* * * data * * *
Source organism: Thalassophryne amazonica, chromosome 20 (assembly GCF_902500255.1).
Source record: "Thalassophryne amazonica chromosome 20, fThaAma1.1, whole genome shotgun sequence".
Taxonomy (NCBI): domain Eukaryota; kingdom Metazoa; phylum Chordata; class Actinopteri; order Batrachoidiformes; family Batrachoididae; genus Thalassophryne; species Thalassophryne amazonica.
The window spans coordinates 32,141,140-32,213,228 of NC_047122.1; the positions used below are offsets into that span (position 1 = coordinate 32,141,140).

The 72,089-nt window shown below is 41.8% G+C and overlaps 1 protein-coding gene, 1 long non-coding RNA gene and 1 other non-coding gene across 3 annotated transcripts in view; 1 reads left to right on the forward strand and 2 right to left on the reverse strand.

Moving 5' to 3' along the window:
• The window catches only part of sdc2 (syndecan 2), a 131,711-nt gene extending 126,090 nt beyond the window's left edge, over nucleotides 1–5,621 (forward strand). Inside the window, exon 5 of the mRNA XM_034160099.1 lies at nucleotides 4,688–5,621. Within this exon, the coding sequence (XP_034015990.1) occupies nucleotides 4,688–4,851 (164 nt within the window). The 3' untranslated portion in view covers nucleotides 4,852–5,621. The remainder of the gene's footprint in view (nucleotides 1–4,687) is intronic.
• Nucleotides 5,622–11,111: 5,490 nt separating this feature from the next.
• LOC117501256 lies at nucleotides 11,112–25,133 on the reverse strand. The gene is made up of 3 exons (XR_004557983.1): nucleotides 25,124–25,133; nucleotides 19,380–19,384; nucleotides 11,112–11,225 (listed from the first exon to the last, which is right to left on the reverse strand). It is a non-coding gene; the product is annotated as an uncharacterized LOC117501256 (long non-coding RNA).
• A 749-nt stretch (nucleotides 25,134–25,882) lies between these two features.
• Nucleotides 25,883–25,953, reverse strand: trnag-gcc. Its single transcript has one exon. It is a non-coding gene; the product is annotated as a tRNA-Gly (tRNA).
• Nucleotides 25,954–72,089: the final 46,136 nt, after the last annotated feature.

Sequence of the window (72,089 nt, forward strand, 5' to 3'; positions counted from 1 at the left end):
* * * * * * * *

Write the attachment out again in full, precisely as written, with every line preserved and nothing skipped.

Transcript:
Source organism: Thalassophryne amazonica, chromosome 20 (assembly GCF_902500255.1).
Source record: "Thalassophryne amazonica chromosome 20, fThaAma1.1, whole genome shotgun sequence".
Taxonomy (NCBI): domain Eukaryota; kingdom Metazoa; phylum Chordata; class Actinopteri; order Batrachoidiformes; family Batrachoididae; genus Thalassophryne; species Thalassophryne amazonica.
The window spans coordinates 32,141,140-32,213,228 of NC_047122.1; the positions used below are offsets into that span (position 1 = coordinate 32,141,140).

The 72,089-nt window shown below is 41.8% G+C and overlaps 1 protein-coding gene, 1 long non-coding RNA gene and 1 other non-coding gene across 3 annotated transcripts in view; 1 reads left to right on the forward strand and 2 right to left on the reverse strand.

Moving 5' to 3' along the window:
• The window catches only part of sdc2 (syndecan 2), a 131,711-nt gene extending 126,090 nt beyond the window's left edge, over nucleotides 1–5,621 (forward strand). Inside the window, exon 5 of the mRNA XM_034160099.1 lies at nucleotides 4,688–5,621. Within this exon, the coding sequence (XP_034015990.1) occupies nucleotides 4,688–4,851 (164 nt within the window). The 3' untranslated portion in view covers nucleotides 4,852–5,621. The remainder of the gene's footprint in view (nucleotides 1–4,687) is intronic.
• Nucleotides 5,622–11,111: 5,490 nt separating this feature from the next.
• LOC117501256 lies at nucleotides 11,112–25,133 on the reverse strand. The gene is made up of 3 exons (XR_004557983.1): nucleotides 25,124–25,133; nucleotides 19,380–19,384; nucleotides 11,112–11,225 (listed from the first exon to the last, which is right to left on the reverse strand). It is a non-coding gene; the product is annotated as an uncharacterized LOC117501256 (long non-coding RNA).
• A 749-nt stretch (nucleotides 25,134–25,882) lies between these two features.
• Nucleotides 25,883–25,953, reverse strand: trnag-gcc. Its single transcript has one exon. It is a non-coding gene; the product is annotated as a tRNA-Gly (tRNA).
• Nucleotides 25,954–72,089: the final 46,136 nt, after the last annotated feature.

Sequence of the window (72,089 nt, forward strand, 5' to 3'; positions counted from 1 at the left end):